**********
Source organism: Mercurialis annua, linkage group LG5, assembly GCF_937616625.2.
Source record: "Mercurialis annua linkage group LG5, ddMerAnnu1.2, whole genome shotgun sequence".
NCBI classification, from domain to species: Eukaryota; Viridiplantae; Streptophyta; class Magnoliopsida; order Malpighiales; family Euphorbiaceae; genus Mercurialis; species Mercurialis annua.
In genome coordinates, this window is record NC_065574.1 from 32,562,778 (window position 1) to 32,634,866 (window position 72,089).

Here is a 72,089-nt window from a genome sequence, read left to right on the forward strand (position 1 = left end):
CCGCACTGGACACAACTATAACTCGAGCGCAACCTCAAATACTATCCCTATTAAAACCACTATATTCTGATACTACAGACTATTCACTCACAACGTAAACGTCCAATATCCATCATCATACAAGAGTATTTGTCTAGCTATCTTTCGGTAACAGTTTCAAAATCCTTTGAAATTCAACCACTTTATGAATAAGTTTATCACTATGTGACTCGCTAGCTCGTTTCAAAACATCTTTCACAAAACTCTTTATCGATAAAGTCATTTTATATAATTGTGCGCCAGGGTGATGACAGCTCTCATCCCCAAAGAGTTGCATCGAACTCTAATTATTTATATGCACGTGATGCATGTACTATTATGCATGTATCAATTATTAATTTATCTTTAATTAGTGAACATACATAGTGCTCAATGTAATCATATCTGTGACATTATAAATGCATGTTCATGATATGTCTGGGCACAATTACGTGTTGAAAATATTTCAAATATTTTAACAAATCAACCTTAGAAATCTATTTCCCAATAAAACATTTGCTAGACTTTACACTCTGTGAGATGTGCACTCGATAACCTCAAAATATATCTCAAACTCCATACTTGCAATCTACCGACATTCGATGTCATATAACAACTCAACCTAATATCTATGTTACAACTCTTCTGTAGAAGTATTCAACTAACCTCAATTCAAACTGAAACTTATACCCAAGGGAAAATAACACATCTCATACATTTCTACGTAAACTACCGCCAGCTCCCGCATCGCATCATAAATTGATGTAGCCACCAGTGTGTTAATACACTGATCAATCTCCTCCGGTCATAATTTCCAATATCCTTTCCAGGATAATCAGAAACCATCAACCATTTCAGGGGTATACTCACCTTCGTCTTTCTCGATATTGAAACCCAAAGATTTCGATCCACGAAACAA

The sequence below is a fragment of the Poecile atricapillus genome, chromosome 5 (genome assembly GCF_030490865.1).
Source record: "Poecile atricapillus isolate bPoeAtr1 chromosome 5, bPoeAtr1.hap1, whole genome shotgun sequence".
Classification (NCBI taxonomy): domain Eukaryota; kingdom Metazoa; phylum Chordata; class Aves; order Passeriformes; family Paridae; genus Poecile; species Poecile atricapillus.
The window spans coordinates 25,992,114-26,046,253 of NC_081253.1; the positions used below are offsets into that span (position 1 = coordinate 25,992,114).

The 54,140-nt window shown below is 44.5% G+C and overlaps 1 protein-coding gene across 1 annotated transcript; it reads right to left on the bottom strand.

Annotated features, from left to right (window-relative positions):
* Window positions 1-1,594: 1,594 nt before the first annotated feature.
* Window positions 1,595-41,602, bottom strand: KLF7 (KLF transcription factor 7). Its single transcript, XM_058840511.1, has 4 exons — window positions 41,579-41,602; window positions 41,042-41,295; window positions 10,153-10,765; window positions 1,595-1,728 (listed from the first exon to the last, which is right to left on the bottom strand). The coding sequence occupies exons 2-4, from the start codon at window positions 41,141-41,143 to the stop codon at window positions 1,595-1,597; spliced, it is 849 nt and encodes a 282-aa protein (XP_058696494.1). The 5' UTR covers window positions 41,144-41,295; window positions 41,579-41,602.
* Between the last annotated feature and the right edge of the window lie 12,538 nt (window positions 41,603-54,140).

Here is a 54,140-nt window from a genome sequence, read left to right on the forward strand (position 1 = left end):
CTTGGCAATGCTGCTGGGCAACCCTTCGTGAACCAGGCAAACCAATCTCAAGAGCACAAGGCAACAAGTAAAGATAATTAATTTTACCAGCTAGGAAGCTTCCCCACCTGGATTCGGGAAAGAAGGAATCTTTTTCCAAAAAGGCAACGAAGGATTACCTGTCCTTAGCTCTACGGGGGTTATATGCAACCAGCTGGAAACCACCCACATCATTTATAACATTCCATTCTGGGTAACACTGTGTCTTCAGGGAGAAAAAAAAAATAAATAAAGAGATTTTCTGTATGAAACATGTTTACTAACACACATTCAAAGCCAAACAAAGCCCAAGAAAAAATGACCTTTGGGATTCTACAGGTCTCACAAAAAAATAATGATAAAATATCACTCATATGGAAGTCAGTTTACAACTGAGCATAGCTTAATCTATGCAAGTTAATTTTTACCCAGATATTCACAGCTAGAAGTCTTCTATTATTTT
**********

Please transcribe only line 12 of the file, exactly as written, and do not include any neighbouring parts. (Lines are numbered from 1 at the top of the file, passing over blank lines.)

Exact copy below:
Annotated features, from left to right (window-relative positions):